Thursday, 13 July 2006 - 4:20 PM
77-3

Urban Soils of Floodplains in the City of Moscow.

Sergey Shoba1, Tatiana Prokofieva2, and Olga Kruglova2. (1) Moscow State Univ., Soil Science Dept., Leninskie Gory, Moscow, 119992, Russia, (2) Moscow State Univ, Soil Science Dept., Leninskie Gory, Moscow, 119992, Russia

Urban settlements are often situated in river valleys. This applies to Moscow which is one of the World's most urbanized areas. It has a well developed river network including a main waterway the Moscow River and its major tributaries such as Yauza, Skhodnya, Neglinnaya etc., and approximately 130 minor tributaries. The valleys occupy about 40% of the total city area and floodplains take up about 10% of this. These floodplains are partly submerged even though runoff is regulated, and riverbeds are enclosed behind barriers. Human impact has been considerable on these floodplain landscapes over many centuries and this has involved ploughing, compaction, construction of embankments as well as serving as a repository for waste. Soil features have changed with human impact. Subacid pH shifted to neutral or alkaline (8 or more) and the contents of major plant nutrients increased. In particular, available phosphorus is up to 20 mg /100g (citric acid extractable P2O5) and organic carbon is 2-6%. This has resulted from using fertilizers, peat compost, domestic animal excrement and other organic waste. In addition there is a noticeable amount of technogenic inclusions (urban & industrial products) in these floodplain soils and some of them produce carbonates, which are unusual for natural alluvial soils in this region. In particular, formerly waterlogged alluvial soils have changed considerably. The main evolutionary trends in floodplain soil modification, under intensified human impact as determined from our study, are outlined in Fig. 1. Macro- and micromorphological data indicate that the main modification in the chemical and mineralogical properties of these soils are as follows: (i) constant introduction of mineral material (alluvial and technogenic) into upper horizons which results in a predominance of skeleton grains over plasma in which fragments of artifacts such as brick, glass, pottery, mortar etc. occur among skeleton material; (ii) the plasma is mainly isotropic clayey-humus material that reflects contemporary processes of humus formation and humus accumulation; (iii) the semi-hydromorphic to hydromorphic conditions with varying redox potential favors iron mobilization and segregation of iron compounds (e.g. pyrite and goethite); (iv) the redistribution and segregation of carbonates take place in technogenic and urbic horizons, and minerals of the vivianite-kerchenite series (calcium and iron phosphates) form in middle horizons. These latter minerals and resulting pedofeatures are typical for acid peat bogs of the south taiga but not in undisturbed floodplain soils around Moscow. Thus, with urbanization the modified floodplain soils begin to assume feature of other soils especially those soils that are less well drained. This occurs via the input of new materials very different from natural materials as well as changes in soil thickness by aggradation and excavation. As a result, local conditions are conducive to the formation of specific mineral pedofeatures which can serve as a marker for new genetic horizons reflecting urbo-pedogenesis.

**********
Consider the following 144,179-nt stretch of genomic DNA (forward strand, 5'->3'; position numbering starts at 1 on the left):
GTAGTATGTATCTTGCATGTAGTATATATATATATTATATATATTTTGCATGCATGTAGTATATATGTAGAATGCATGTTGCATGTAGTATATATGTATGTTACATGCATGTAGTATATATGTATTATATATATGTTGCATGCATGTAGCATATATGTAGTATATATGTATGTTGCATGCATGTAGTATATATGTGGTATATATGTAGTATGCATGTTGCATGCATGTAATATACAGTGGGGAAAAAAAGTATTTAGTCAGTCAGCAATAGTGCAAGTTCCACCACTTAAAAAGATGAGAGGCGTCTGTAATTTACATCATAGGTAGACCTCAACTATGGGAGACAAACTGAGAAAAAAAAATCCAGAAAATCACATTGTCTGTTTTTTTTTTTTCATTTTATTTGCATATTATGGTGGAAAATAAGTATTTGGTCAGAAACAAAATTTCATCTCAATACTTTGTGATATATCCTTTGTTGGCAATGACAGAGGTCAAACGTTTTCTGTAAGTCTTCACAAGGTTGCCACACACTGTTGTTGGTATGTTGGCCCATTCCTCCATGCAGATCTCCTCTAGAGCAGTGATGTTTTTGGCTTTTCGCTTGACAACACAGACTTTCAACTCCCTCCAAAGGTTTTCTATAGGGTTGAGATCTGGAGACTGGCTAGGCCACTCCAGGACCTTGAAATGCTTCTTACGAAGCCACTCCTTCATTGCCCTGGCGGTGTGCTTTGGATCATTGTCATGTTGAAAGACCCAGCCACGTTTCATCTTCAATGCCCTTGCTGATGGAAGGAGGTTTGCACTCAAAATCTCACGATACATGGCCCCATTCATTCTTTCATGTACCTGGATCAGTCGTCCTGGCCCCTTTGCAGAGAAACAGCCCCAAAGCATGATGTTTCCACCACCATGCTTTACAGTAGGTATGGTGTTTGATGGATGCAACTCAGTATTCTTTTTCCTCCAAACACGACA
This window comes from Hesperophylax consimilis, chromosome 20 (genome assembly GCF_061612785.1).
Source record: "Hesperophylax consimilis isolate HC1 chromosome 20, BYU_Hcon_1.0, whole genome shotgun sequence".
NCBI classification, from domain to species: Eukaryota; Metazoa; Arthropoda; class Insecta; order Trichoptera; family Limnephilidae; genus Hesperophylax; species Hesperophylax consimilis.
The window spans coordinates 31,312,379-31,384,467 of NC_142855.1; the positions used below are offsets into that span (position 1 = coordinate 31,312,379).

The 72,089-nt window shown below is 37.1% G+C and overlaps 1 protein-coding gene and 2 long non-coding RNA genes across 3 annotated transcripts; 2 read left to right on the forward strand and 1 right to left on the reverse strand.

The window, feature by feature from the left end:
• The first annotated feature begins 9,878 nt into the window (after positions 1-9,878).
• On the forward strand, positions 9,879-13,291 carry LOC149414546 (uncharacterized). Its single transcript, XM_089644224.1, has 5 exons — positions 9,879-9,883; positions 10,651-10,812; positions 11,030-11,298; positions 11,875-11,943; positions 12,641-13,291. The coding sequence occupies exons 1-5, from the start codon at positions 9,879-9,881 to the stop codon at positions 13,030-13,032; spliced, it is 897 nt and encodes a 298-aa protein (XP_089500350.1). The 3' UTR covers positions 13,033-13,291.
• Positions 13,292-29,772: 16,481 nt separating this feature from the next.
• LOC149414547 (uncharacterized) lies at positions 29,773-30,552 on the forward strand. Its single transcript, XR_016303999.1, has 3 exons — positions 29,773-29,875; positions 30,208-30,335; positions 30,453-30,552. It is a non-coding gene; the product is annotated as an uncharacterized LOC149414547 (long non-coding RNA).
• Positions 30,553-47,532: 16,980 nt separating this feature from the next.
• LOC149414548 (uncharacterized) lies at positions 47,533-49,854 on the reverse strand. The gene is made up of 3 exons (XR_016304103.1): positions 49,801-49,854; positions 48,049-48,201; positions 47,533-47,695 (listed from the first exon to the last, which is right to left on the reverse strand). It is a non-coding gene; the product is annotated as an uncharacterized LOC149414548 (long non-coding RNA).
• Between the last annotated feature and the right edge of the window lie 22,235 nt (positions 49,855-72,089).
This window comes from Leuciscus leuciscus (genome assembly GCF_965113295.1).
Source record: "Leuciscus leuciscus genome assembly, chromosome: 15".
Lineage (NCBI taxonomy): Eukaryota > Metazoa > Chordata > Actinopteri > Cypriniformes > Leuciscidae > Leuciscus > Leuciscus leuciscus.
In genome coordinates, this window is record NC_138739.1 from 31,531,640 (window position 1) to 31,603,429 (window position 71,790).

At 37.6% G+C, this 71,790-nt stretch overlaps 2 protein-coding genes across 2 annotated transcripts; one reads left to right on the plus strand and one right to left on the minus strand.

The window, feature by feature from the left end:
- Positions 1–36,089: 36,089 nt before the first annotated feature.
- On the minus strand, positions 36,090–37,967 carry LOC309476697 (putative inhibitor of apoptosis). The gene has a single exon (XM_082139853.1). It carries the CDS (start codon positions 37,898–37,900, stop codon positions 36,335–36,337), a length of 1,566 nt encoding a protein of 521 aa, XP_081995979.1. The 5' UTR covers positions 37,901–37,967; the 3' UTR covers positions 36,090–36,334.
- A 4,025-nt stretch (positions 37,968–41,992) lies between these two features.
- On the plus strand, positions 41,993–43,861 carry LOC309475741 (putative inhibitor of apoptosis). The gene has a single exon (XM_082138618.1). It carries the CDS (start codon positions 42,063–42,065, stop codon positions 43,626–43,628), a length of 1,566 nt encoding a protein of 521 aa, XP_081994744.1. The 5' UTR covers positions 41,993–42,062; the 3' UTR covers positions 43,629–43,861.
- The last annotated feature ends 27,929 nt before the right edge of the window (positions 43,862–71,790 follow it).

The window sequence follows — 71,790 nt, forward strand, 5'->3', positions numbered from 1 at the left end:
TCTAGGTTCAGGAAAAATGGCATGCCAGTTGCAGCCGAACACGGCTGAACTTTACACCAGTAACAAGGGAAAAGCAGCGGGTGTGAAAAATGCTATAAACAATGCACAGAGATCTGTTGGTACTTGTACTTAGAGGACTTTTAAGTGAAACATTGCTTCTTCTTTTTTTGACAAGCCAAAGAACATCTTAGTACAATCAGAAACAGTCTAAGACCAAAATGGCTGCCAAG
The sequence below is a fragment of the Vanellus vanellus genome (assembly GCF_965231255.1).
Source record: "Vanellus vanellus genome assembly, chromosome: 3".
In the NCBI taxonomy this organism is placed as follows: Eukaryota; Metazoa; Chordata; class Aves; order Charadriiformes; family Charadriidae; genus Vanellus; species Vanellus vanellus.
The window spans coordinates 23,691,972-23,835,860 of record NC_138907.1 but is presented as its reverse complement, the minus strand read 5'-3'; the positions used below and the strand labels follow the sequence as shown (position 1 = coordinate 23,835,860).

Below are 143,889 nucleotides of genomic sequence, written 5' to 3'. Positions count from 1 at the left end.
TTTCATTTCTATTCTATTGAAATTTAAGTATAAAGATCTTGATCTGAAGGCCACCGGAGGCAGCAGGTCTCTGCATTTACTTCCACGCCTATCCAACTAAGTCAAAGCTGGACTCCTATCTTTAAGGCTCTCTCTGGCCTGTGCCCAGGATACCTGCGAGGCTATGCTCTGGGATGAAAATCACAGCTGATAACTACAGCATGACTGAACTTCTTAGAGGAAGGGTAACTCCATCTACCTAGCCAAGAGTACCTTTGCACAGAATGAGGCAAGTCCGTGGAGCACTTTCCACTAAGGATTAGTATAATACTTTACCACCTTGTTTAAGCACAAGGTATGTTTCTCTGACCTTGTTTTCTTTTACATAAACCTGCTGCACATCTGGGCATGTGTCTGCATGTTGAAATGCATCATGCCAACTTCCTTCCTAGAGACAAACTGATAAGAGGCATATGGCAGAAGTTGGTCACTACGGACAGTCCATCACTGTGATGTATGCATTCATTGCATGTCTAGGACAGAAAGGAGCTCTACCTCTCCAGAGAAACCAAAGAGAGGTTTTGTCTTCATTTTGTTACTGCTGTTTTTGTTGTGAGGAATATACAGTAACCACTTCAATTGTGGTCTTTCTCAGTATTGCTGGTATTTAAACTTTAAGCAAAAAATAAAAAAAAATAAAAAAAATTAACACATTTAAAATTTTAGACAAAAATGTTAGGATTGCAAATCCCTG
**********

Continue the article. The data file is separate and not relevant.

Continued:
Fig. 1. Evolutionary trends and profile morphotypes of urban floodplain soils U urbic horizons diagnostic one for specific urban soils; TG technogenic banked horizons; A, B, C horizons of natural soils.


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